The whole dynamic of the game is fascinating in its design: The foundation of it is light, almost casual. Sure there is a particular intensity to the game’s volume but because the class restrictions limit your exposure to that mass unless you want to know about that which doesn’t apply to you, it’s easy to burrow your vision into a tunnel. You can play with a series of simple solo missions for a very long time and have fun doing so. However the developers seem keen to have incorporated a higher level game that is almost a different beast entirely into it so that the hardcore crowd that is willing and ready to devote endless hours to the game can have something of their own. What I don’t know is how smooth they’ve made the transition so people who enter the game just checking it out can ease their way into that richer experience. Depending on who you talk to, they may have made it silky smooth.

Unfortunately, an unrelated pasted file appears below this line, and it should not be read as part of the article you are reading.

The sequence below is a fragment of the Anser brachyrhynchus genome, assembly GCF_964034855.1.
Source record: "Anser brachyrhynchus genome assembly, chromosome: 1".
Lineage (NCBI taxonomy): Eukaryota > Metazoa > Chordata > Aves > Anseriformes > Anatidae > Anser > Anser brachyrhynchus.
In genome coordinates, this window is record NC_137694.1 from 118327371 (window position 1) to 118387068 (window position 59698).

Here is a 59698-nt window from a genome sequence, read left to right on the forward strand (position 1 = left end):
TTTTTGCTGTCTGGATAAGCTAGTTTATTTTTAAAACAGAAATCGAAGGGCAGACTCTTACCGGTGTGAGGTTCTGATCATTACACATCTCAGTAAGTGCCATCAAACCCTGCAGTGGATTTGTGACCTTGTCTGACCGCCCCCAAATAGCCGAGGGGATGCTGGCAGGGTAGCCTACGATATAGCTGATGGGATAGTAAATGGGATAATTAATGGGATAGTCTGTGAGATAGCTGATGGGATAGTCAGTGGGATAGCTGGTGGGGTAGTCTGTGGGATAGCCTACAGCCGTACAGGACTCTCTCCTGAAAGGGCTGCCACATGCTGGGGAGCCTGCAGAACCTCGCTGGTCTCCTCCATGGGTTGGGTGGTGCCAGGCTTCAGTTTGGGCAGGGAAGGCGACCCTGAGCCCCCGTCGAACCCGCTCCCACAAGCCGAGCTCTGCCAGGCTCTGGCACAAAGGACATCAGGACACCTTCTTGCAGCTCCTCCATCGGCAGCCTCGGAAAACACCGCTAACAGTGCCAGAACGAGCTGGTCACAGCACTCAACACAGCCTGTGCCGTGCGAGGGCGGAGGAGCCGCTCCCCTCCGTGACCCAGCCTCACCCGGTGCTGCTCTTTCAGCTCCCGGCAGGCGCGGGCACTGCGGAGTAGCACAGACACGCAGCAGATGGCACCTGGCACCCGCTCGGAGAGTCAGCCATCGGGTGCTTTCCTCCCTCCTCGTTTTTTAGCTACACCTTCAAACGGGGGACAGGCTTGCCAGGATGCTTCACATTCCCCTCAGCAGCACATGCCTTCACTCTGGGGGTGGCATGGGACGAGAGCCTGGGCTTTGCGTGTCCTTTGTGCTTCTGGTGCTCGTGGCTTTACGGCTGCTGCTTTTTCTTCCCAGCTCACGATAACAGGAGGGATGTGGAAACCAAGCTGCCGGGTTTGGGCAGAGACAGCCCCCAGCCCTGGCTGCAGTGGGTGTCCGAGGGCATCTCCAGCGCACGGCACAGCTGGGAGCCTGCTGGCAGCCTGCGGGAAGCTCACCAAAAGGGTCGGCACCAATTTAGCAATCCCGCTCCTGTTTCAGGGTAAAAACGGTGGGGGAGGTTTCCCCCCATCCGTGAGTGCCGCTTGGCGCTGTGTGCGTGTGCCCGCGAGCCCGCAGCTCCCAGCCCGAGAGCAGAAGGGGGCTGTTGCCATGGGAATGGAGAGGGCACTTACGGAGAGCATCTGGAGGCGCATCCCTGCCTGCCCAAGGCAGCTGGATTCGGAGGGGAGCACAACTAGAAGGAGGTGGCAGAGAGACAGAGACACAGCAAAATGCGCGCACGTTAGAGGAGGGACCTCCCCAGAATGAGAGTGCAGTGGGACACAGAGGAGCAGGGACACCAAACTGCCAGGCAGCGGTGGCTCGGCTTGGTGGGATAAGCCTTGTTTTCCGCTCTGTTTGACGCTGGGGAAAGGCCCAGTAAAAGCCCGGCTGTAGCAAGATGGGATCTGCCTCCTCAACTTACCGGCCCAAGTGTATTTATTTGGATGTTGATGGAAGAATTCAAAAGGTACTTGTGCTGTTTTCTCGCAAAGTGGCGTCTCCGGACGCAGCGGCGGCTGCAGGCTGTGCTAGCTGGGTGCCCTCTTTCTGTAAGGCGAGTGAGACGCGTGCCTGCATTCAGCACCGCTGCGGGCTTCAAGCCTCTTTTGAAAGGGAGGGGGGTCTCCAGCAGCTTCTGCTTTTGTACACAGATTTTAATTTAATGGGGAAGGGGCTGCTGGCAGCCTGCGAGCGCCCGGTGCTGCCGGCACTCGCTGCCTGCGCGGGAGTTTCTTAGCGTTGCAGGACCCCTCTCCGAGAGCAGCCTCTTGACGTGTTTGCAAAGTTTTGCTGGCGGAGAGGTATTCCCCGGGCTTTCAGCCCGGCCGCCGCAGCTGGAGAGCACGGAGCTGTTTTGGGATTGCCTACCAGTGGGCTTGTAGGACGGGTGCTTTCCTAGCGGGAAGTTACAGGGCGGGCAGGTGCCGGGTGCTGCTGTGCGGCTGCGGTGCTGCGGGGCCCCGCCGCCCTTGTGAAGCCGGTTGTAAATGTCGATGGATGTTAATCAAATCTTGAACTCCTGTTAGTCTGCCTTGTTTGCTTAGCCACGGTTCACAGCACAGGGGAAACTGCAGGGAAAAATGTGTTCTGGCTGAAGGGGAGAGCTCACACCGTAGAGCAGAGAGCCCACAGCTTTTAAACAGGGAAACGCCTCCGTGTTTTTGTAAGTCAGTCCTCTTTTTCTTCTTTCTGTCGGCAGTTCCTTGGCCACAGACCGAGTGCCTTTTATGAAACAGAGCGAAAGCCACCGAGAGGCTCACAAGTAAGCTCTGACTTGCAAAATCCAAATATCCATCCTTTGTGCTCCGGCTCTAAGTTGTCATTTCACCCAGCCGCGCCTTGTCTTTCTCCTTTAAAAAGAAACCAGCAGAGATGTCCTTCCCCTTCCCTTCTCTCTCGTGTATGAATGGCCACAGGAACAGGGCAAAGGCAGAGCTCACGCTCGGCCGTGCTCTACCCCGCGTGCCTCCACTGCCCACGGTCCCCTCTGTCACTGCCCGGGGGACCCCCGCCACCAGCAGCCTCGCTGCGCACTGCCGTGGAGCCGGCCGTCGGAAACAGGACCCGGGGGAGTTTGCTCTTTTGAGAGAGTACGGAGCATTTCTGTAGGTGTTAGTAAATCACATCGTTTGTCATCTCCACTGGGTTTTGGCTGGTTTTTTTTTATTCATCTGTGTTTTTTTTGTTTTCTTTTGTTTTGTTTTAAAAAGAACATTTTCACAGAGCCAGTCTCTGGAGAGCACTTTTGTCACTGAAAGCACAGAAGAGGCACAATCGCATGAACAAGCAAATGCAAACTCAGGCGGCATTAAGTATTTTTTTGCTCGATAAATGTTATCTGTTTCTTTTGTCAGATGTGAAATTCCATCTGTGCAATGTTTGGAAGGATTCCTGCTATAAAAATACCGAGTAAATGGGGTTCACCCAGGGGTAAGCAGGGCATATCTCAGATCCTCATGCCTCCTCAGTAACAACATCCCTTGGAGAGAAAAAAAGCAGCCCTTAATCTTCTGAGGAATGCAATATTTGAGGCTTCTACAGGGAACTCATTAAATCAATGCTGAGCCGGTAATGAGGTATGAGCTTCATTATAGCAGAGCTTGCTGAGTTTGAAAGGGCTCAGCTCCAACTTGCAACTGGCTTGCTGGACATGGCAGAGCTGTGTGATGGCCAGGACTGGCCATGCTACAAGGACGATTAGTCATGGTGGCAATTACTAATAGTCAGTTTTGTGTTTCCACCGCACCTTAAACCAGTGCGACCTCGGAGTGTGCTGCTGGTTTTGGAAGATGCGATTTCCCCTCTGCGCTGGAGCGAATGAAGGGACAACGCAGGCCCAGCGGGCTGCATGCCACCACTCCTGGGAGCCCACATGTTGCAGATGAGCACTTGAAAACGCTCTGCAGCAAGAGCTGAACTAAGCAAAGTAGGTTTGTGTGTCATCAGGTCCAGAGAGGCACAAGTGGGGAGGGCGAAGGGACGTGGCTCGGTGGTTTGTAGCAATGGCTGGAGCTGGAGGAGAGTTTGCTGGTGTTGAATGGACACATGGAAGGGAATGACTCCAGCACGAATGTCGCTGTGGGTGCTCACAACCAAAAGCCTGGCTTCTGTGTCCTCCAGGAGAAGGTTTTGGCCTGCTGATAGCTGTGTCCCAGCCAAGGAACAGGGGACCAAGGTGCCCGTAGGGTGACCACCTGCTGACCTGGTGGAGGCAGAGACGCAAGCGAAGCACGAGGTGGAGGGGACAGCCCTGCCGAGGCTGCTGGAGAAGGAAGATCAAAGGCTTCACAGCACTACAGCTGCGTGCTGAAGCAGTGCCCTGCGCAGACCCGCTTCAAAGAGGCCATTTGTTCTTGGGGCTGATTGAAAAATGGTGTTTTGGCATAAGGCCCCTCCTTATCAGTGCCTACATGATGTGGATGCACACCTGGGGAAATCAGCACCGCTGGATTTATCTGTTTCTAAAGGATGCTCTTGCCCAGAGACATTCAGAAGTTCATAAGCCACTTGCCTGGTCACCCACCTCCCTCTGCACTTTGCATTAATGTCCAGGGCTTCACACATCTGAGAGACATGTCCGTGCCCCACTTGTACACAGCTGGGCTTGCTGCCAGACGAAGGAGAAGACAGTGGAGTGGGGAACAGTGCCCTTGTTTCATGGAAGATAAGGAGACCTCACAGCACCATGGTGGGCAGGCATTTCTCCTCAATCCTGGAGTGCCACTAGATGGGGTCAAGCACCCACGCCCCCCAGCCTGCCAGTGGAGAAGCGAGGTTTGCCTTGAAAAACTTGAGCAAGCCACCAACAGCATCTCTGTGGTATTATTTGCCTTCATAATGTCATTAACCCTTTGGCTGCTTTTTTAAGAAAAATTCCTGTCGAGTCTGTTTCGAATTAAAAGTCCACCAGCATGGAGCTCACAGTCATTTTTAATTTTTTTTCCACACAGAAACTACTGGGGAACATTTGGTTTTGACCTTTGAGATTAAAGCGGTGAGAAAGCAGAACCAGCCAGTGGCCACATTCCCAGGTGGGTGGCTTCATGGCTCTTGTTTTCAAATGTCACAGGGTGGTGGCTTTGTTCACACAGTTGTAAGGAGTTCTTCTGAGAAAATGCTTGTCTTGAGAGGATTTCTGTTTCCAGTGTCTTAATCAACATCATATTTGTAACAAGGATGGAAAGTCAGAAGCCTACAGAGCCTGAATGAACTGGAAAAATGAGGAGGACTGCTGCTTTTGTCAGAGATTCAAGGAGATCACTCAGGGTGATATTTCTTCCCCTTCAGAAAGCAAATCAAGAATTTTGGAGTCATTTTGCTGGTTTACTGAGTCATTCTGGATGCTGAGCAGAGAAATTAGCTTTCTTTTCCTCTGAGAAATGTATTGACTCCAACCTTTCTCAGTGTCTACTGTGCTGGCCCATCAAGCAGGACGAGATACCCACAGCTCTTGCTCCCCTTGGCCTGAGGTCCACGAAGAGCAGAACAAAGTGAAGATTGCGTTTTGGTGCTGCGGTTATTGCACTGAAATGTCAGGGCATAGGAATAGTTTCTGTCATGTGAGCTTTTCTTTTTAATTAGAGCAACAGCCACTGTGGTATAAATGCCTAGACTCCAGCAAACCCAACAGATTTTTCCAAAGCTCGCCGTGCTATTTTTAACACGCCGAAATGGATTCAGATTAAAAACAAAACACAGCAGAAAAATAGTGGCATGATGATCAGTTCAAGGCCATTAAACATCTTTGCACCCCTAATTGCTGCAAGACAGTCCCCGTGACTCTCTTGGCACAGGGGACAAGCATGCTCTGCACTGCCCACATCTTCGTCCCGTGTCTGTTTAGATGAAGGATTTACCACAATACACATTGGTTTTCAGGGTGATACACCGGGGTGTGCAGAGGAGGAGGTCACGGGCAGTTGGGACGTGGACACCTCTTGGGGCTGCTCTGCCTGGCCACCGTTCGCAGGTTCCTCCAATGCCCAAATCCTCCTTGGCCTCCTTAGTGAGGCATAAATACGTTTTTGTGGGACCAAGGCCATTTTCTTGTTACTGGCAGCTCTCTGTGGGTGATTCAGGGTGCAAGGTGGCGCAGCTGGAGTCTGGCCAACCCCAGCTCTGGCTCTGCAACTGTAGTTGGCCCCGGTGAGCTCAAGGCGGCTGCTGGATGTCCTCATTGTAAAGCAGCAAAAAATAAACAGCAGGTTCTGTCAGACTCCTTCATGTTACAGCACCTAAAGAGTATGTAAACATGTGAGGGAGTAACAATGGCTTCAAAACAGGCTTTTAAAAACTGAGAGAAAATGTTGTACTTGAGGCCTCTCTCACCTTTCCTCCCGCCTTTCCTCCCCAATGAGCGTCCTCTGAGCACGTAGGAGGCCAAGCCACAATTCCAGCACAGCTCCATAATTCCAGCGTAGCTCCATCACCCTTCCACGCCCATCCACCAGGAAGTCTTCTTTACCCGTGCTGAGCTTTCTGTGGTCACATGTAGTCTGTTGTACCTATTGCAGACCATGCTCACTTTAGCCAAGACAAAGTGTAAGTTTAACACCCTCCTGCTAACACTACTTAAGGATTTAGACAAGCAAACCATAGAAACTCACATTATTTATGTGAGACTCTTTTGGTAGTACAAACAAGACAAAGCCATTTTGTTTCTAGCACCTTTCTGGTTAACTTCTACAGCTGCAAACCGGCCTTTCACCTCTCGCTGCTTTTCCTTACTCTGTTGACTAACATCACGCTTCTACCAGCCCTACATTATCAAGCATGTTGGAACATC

This is mostly irrelevant to me, I think. I don’t have any plans to extend my subscription beyond the initial one-month offering included in the boxed game. That doesn’t mean I won’t at some point return to the game, but now that I’ve broken the seal, so to speak, I’m inclined to try some other genre offerings rather than settle on the first one I try. Hey, at $20 for a month of play it’s practically a bargain from the $60 next-gen 14 hour “experiences” I’ve been focusing on. I’m thinking next month I may use the last of my birthday cash to try the newly released City of Heroes Mac port. Curiously enough the thing keeping me most from latching onto World of Warcraft as my game is that the setting and world are derivative of a property that I don’t have a ton of interest in to begin with. Frankly I like Tolkien and Dungeons and Dragons well enough but I’ve never been as drawn to fantasy as a foundation as I am to futuristic/SF settings and Warhammer (anyone who says Blizzard hasn’t borrowed liberally from Games Workshop is delusional) is something I’ve zero inclination toward. Now, if Bilzzard ever released World of Starcraft… well, best not to dwell on that too much.